On April 17, 2012, the U.S. Court of Appeals for the District of Columbia Circuit enjoined the National Labor Relations Board's (NLRB) Notice Posting rule that requires employers large enough to be subject to the jurisdiction of the NLRB to post a Notice to Employees advising them of their rights under the National Labor Relations Act.
Previously set to take effect on April 30, 2012, and already delayed by the NLRB from a January 31, 2012 effective date, the rule recently suffered two major setbacks. On March 2, 2012 the U.S. District Court for the District of Columbia invalidated the penalty provisions of the rule, while upholding the posting requirement itself. However, on April 13, 2012, the U.S. District Court for the District of South Carolina held that the NLRB lacked the authority to require employers to post notices in the workplace informing employees of their rights under the National Labor Relations Act (NLRA) and struck down the rule in its entirety.
The Court of Appeals ordered the rule enjoined until it has had an opportunity to consider the merits of the case. Oral arguments are scheduled to take place in September 2012.
Consequently, employers no longer have to implement the Notice Posting at their workplace by the April 30, 2012 effective date as the NLRB's regional offices will not implement the rule until the matter has been decided by the Court of Appeals.
Luis focuses his practice on labor, employment and immigration issues. Luis has a wide range of experience in traditional labor matters, including grievances, arbitrations, collective bargaining negotiations, union drives, and matters in front of the National Labor Relations Board (NLRB) and the Michigan Employment Relations Commission (MERC). Luis has counseled employers on a number of workplace matters, including effective employee handbooks and policies, disciplinary and dispute resolution procedures, discrimination, disability accommodation, wage-hour matters, family medical leave, and...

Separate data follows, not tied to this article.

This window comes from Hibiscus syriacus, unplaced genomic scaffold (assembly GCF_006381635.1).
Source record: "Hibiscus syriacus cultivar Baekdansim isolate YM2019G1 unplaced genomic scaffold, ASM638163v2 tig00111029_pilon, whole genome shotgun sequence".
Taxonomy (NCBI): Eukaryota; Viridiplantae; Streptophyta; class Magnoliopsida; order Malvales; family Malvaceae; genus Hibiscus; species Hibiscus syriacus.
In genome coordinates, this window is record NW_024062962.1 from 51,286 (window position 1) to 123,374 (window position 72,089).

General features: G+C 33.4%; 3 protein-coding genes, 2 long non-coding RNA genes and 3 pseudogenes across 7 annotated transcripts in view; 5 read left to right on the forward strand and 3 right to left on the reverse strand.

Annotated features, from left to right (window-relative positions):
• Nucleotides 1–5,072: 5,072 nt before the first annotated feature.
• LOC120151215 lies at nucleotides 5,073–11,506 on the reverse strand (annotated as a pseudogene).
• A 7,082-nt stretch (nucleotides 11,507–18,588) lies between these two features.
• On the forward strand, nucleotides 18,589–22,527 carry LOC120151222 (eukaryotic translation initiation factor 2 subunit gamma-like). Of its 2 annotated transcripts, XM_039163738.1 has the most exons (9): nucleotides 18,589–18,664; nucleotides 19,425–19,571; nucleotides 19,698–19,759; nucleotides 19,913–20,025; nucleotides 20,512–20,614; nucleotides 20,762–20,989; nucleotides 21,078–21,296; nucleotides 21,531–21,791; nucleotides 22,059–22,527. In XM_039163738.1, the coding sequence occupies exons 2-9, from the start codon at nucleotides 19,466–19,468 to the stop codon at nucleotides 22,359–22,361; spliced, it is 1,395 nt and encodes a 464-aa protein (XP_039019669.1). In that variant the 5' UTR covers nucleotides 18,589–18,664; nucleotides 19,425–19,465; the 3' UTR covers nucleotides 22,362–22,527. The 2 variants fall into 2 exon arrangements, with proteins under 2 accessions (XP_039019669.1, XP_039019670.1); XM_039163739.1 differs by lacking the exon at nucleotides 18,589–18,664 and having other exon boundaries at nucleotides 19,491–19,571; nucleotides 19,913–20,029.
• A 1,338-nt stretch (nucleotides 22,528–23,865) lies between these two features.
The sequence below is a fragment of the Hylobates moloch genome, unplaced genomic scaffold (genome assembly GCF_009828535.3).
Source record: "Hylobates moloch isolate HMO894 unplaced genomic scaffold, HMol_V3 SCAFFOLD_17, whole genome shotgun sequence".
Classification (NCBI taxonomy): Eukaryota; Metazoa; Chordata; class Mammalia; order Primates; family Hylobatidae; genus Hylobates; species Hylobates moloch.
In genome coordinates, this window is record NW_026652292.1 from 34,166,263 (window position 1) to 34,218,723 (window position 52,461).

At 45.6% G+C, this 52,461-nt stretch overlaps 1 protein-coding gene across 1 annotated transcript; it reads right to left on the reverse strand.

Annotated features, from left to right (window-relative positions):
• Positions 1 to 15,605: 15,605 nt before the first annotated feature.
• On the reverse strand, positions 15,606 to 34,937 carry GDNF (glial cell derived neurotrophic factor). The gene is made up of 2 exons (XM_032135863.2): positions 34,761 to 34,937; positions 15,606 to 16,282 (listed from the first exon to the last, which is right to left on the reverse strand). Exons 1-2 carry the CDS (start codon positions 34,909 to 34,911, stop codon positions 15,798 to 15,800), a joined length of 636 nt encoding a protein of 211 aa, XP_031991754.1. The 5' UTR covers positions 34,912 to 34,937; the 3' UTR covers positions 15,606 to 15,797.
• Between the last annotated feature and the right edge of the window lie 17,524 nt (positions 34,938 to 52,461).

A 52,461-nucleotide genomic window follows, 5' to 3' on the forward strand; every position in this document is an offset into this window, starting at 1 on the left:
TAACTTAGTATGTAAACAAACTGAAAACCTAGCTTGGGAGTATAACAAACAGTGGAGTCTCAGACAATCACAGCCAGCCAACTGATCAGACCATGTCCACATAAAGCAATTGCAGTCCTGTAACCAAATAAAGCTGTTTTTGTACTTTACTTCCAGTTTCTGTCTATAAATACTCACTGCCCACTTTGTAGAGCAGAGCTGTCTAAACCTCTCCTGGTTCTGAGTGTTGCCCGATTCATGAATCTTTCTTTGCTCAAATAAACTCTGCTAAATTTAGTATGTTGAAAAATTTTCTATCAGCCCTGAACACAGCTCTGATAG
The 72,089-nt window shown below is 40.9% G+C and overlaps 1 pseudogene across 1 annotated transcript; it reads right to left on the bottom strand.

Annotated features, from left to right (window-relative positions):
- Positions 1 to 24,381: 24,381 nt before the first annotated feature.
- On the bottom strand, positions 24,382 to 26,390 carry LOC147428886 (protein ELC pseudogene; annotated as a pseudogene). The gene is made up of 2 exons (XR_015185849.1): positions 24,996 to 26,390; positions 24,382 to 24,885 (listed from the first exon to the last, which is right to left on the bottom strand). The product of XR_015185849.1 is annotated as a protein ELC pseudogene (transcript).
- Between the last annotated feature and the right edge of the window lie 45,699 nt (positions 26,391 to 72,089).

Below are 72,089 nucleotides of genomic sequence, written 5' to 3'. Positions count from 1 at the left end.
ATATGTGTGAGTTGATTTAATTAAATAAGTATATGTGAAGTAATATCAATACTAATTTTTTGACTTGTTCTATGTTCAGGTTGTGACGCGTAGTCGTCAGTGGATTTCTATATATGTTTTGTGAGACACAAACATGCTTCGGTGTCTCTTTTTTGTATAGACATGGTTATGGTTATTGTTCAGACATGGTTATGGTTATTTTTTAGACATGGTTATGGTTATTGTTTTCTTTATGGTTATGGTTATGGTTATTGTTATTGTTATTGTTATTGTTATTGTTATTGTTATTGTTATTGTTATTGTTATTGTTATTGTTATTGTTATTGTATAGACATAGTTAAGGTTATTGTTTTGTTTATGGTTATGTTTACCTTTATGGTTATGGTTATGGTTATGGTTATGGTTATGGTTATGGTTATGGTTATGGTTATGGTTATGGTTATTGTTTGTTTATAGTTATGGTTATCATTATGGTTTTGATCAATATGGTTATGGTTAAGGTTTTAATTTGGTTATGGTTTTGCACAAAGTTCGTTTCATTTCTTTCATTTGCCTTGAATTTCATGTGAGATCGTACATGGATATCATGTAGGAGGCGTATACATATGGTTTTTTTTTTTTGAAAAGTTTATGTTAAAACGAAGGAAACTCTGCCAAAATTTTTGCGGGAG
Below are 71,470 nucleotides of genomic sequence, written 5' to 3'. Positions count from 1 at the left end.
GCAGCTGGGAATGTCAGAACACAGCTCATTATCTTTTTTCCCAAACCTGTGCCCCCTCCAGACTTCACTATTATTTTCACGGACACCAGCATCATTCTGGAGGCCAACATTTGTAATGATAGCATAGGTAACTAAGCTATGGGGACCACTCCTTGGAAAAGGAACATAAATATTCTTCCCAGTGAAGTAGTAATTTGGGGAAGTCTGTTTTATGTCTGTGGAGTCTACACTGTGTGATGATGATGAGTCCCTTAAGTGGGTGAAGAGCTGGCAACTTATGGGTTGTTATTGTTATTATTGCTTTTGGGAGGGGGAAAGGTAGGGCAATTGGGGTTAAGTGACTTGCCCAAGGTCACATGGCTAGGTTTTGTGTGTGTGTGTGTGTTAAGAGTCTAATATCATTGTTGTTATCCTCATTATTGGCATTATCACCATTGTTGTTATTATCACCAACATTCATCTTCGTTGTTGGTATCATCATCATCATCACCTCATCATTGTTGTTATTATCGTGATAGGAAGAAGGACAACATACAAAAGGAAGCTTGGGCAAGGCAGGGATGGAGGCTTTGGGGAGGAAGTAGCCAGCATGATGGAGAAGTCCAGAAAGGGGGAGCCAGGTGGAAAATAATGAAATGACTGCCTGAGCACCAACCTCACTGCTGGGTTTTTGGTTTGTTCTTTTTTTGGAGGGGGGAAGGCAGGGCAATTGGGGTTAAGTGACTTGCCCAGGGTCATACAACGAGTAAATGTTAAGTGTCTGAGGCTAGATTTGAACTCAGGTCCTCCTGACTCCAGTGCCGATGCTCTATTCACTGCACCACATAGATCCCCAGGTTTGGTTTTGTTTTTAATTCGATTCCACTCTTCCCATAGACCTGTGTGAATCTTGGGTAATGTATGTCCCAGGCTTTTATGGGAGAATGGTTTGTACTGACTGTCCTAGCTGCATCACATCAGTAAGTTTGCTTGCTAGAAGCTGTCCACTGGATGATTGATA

Dave’s “client-centered” practice involves a variety of labor and employment issues. He provides practical and confidential ongoing advice and consulting on a number of sensitive and complex labor and employment matters, from problem employee situations to multi-facility collective bargaining negotiations. His representative clients include diverse industries (such as automotive, printing, transportation and hospitals) throughout the nation.
Dick Hooker has had significant experience in traditional labor relations, state/federal agency work, employment litigation, union election campaigns, unemployment insurance taxation matters, and arbitration of employment disputes. He is a facilitative mediator for the U.S. District Court, Western District of Michigan and the Michigan Courts, and he is listed as an arbitrator and mediator with National Arbitration & Mediation, Inc., the American Settlement Centers and the National Arbitration Forum.
Pat's practice concentrates on the full spectrum of civil rights issues including race, gender and disability matters, free speech and electronic privacy issues in the workplace. In addition to litigation, he also does traditional labor work, including negotiation and arbitration, both for public and private sector clients. He also maintains a strong background in education law, representing school districts, community colleges and colleges and universities, both with respect to employment issues as well as student issues.